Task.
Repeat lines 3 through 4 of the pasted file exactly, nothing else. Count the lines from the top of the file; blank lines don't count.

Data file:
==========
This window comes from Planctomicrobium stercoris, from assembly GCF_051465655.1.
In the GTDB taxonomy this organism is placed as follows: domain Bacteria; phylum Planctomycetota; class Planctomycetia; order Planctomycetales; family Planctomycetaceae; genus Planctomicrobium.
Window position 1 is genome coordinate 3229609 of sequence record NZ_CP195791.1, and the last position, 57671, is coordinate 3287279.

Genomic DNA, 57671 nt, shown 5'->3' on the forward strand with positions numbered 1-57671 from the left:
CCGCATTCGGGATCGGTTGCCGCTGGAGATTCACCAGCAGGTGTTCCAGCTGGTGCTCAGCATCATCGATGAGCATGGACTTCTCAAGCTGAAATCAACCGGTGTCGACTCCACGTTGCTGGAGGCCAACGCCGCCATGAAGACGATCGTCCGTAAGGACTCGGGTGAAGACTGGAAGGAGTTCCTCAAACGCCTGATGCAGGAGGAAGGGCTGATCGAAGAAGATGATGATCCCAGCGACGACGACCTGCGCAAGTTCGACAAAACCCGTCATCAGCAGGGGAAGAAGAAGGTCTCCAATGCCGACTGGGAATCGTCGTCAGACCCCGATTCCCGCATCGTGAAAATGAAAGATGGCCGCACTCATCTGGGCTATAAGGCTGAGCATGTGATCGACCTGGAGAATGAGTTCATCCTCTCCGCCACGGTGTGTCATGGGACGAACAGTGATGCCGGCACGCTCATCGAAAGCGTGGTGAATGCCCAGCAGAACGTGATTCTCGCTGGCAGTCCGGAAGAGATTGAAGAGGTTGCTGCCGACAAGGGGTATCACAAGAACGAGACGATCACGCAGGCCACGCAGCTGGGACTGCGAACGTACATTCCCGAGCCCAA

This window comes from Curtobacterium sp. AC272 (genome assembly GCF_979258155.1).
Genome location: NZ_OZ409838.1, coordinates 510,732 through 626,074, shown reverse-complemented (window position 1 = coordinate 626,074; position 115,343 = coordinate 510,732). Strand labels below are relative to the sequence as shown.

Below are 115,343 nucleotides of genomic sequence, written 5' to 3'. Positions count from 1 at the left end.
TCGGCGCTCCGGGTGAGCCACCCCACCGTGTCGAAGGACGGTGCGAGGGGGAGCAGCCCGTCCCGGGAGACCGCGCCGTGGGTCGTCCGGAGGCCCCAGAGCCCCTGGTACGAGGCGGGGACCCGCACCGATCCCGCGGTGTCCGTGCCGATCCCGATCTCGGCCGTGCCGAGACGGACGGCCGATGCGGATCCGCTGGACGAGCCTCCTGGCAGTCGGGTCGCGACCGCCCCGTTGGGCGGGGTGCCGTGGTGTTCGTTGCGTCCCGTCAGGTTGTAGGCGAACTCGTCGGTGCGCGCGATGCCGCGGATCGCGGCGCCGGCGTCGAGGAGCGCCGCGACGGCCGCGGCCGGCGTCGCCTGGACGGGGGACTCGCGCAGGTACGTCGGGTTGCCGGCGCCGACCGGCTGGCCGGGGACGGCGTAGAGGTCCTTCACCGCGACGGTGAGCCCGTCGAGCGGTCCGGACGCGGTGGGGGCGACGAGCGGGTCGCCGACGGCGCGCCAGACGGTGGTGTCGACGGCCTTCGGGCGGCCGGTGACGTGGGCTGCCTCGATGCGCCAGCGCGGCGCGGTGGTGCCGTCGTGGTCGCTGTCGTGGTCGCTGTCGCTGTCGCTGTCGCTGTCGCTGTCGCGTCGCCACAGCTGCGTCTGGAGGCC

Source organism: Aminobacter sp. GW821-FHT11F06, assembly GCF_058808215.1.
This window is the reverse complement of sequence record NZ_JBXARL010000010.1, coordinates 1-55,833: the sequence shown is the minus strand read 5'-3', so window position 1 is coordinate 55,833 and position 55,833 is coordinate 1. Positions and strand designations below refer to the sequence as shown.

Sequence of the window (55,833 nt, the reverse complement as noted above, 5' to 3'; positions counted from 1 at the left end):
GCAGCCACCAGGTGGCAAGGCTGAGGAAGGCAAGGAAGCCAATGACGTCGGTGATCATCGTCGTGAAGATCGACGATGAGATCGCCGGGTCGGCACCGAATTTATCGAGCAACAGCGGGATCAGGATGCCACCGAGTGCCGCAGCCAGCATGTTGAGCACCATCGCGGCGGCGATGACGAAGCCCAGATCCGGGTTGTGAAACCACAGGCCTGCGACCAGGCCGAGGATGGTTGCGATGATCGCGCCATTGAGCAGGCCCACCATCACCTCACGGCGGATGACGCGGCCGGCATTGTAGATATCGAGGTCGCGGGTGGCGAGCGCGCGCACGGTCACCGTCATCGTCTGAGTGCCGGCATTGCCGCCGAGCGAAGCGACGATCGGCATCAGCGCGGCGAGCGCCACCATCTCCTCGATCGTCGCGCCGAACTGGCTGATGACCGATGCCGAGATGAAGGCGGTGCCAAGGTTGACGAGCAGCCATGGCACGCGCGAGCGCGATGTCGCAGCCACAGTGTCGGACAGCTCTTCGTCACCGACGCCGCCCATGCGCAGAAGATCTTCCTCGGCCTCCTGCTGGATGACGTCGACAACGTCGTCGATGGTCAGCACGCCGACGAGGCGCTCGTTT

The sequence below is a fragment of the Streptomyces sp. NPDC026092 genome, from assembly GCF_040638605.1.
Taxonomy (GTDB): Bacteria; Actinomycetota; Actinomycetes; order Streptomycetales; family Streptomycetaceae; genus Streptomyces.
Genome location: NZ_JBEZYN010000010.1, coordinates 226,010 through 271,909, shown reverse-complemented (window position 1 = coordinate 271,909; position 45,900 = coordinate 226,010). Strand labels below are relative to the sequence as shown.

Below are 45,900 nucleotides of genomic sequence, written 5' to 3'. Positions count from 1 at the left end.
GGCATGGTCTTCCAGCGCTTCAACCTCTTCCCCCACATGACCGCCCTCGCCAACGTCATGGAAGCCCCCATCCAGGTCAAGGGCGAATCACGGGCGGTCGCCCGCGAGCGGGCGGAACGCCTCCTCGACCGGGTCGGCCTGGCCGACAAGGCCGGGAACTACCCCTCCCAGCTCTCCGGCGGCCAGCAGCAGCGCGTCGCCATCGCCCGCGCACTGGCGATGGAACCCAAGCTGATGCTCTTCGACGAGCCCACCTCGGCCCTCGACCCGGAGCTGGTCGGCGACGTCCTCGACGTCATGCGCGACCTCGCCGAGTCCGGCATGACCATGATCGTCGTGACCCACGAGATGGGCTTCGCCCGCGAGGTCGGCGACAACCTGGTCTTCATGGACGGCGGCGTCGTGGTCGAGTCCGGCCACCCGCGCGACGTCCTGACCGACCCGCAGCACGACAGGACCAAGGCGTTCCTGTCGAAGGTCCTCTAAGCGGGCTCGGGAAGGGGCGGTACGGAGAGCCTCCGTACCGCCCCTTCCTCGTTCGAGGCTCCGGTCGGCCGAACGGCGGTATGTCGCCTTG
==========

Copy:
Window position 1 is genome coordinate 3229609 of sequence record NZ_CP195791.1, and the last position, 57671, is coordinate 3287279.

Genomic DNA, 57671 nt, shown 5'->3' on the forward strand with positions numbered 1-57671 from the left: